Now, according to The Independent, many serious writers complain that challenging fiction doesn’t appeal – “difficult” novels don’t sell. To sell now, ‘books evidently need to be big on plot and incident, short on interior monologue.’ What are the consequences for teachers and librarians, trying to encourage young people to read? Are we trying to keep grandma alive? And besides, if we admit it, our own reading patterns are changing to some extent. And yet, websites that give exposure to books can only increase readership. Just think about all the literature you might be tempted to read after reading somebody’s passionate review or after searching Google Book Search.

If only you had the time or could get off the internet!

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Filed under debate, reading, Web 2.0

ePals – connecting globally

I was talking to one of our Indonesian teachers, and he asked about the possibility of connecting his class to one in Indonesia. At a recent SLAV PD, Camilla Elliott suggested ePals. It’s a secure place for teachers to connect their students to classrooms around the world, taking advantage of a cultural exchange far beyond the limits of the textbook. You can connect with classrooms either through the forum on the project index page or the search box on ePals’ home page. Through ‘classroom match’ I typed in ‘Indonesia’ and the age range of the students. There were many results such as this one:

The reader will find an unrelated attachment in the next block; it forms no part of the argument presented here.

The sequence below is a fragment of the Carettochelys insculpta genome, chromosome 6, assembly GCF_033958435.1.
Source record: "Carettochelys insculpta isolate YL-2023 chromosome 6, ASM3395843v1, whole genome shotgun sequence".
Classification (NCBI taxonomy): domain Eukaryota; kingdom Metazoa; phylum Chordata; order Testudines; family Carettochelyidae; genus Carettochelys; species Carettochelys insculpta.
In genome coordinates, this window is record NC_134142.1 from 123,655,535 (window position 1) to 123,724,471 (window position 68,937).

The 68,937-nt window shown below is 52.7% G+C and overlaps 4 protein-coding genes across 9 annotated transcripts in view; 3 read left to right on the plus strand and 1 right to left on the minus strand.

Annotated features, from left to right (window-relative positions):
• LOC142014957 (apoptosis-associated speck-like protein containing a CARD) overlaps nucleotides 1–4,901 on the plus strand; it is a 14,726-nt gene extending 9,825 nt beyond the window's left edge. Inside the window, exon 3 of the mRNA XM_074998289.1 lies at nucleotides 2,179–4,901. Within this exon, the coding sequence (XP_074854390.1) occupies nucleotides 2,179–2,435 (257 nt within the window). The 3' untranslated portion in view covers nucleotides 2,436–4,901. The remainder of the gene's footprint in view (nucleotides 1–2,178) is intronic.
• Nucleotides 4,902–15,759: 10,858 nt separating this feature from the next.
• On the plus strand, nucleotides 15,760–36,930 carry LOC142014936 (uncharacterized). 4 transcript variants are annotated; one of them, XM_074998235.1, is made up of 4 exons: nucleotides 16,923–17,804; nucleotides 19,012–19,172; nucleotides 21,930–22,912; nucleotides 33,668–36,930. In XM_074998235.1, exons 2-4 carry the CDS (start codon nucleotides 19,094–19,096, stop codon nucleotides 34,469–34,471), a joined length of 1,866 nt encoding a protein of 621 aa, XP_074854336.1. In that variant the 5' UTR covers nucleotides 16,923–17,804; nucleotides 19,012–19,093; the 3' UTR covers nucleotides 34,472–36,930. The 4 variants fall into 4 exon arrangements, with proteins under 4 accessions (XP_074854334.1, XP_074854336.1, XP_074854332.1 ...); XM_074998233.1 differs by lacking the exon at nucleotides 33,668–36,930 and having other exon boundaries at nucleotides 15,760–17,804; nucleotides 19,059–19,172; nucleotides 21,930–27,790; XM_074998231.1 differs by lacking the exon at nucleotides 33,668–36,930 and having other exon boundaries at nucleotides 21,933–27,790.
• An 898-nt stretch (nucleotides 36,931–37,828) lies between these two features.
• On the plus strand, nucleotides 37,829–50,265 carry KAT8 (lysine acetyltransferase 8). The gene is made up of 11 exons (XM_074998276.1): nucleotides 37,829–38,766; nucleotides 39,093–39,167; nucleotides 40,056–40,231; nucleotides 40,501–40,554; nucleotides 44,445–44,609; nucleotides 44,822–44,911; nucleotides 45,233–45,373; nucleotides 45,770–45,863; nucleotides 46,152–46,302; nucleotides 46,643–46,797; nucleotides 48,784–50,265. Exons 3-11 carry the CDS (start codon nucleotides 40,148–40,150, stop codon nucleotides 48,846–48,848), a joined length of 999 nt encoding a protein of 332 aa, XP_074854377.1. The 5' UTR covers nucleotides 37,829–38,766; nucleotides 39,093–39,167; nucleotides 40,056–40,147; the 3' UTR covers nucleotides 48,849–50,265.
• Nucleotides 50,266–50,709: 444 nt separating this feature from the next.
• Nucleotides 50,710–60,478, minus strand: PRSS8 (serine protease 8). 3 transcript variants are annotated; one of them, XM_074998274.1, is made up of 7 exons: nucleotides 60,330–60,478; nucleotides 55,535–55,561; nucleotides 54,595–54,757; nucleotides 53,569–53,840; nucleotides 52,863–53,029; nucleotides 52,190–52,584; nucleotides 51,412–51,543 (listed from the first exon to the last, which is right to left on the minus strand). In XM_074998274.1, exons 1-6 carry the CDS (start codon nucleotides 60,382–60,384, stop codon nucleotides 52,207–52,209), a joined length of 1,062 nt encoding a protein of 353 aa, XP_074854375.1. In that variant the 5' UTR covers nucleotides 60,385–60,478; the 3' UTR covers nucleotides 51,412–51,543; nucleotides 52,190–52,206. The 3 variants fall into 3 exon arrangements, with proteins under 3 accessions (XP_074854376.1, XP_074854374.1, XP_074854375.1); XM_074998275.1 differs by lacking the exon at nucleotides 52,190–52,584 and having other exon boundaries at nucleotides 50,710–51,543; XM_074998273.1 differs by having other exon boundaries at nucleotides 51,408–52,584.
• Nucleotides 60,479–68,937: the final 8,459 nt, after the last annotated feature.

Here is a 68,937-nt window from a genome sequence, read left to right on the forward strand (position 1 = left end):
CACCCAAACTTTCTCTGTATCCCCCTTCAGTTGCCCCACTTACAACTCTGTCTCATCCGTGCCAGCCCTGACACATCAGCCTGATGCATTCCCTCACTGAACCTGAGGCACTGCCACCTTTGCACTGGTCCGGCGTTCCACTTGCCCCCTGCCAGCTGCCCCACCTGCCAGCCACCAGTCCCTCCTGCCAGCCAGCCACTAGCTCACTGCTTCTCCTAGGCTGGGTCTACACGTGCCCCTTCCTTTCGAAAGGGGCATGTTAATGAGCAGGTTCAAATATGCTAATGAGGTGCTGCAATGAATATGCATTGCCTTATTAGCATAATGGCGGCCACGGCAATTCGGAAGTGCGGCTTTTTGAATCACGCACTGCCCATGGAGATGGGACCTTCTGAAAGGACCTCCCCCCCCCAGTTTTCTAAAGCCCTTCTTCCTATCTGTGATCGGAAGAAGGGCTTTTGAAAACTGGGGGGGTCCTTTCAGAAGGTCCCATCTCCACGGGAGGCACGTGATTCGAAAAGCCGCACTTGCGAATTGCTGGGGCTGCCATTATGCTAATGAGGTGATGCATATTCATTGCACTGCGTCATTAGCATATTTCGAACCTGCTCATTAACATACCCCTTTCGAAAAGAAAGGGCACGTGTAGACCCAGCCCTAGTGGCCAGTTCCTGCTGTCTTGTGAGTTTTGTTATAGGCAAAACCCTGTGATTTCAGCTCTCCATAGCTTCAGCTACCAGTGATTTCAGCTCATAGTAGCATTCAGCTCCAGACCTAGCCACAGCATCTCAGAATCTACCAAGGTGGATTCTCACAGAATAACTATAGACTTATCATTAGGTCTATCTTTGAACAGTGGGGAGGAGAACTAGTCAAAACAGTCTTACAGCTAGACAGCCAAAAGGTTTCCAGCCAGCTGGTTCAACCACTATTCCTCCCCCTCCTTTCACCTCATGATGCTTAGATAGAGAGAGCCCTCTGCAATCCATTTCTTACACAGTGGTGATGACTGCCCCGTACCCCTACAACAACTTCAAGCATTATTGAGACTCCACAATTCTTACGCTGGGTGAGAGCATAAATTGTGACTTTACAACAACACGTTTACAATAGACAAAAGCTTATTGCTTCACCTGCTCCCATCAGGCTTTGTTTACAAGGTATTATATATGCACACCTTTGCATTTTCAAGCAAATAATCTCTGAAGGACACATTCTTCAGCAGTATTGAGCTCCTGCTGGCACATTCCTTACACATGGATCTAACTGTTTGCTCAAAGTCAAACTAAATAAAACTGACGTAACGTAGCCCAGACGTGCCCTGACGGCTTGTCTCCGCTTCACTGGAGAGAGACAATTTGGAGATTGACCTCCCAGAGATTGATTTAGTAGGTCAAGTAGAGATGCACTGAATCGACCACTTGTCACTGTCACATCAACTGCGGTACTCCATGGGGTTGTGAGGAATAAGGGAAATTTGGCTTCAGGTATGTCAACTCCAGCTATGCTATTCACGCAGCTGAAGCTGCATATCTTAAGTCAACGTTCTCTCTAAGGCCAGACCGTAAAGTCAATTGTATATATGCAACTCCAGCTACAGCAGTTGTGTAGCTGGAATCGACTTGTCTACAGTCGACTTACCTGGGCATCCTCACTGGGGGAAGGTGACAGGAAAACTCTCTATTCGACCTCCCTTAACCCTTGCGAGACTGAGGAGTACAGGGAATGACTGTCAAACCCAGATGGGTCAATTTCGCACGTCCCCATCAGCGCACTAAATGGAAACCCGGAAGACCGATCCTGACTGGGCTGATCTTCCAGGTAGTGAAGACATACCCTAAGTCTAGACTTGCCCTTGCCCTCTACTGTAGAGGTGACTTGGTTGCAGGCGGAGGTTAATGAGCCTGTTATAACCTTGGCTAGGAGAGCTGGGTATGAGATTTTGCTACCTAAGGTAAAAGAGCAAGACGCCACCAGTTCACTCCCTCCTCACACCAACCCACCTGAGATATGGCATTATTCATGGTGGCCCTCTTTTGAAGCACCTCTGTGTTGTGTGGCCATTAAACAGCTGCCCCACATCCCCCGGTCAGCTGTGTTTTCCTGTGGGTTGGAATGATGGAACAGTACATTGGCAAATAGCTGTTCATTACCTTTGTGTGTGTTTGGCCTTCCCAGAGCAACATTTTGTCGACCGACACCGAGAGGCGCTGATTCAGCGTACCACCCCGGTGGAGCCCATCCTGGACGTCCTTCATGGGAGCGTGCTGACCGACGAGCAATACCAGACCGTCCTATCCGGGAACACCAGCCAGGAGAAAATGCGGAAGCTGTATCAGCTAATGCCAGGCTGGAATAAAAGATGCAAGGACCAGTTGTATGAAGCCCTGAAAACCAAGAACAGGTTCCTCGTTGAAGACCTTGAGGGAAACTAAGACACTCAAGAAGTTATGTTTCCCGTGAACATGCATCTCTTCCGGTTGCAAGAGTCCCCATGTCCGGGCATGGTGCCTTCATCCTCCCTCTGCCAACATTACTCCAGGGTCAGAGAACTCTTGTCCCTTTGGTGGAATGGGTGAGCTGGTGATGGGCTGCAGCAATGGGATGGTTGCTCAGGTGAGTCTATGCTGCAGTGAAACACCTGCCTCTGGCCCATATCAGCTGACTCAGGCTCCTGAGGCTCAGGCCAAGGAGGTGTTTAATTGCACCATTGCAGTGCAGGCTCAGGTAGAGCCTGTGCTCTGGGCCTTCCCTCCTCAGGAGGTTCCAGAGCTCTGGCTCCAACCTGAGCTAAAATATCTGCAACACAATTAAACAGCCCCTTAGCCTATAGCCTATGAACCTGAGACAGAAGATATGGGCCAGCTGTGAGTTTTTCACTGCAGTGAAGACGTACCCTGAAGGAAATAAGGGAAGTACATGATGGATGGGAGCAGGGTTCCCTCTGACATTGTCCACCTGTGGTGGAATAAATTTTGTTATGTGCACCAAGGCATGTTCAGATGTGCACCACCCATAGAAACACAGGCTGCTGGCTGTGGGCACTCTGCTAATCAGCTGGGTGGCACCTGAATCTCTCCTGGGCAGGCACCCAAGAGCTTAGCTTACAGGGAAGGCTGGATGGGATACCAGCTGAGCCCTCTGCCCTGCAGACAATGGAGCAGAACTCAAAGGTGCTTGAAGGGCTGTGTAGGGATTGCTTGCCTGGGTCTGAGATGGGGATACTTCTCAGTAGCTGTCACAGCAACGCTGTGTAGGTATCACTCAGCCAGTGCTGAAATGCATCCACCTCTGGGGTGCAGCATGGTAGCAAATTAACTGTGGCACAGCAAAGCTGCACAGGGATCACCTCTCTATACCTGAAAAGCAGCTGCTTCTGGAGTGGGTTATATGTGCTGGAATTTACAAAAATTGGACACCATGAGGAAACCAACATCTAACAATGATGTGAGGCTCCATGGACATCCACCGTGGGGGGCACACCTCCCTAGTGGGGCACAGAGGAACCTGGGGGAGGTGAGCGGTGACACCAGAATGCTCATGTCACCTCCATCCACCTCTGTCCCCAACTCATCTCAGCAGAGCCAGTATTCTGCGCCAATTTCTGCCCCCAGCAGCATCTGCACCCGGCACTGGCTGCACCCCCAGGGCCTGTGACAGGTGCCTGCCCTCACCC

I’m an English teacher at one of the middle school in Padang West Sumatra Indonesia. Our first language is Indonesia and Minangkabau but we learn English as our foreign language. My students are very interested in English and want to…

ePals is supported by project ideas and forums, eg. The way we are:

What makes me who I am? In this project, students will engage in a collaborative learning experience. Through email exchanges, students learn about the daily lives, cultures, climates and geography of children who live in other regions of the world.

The project structure includes essential questions, objectives and culminating activity. The 4-part project elements include pre-activity prior knowledge and context-building questions, an exchange of 4 emails with ePals, a presentation of information about ePals’ countries, and a reflection/assessment activity. Each of these steps is well supported for teachers with detailed suggestions, estimated time taken and links to resources. In the culminating activity, students create digital presentations about themselves and their ePals which reflect their newly found cultural knowledge.

There’s a project index
including topics such as The way we were; global warming; habitats; maps; natural disasters; water. Links to information are supported by National Geographic. The home page also includes featured teacher, video and forum, and top 10 ePals activities. There’s a running list of new classrooms that have joined, showing their flag for easy identification.

It’s a great way to use blogging for authentic communication and global connection, be involved in collaborative projects, use technology and build literacies. And it’s safe and protected by blocking spam, pornography and offensive language, and managed by teachers and administrators.

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Filed under Education, Teacher librarians, technology, Web 2.0

If the blog fits


Perfect Fit

Originally uploaded by riverxan

The search for the perfect blog …

Now it’s easy to keep the blogs you want rolling in.  With a little help from Google blog search.

Not only can you do an advanced search for a blog using keywords of your choice, but you can also create an email alert for these blogs, add a blog search gadget for your Google homepage or subscribe to a blog search feed in Google Reader. You can even limit the search for blogs created in the last hour, last 12 hours, last day, past week, past month.

Just thought I’d let you know.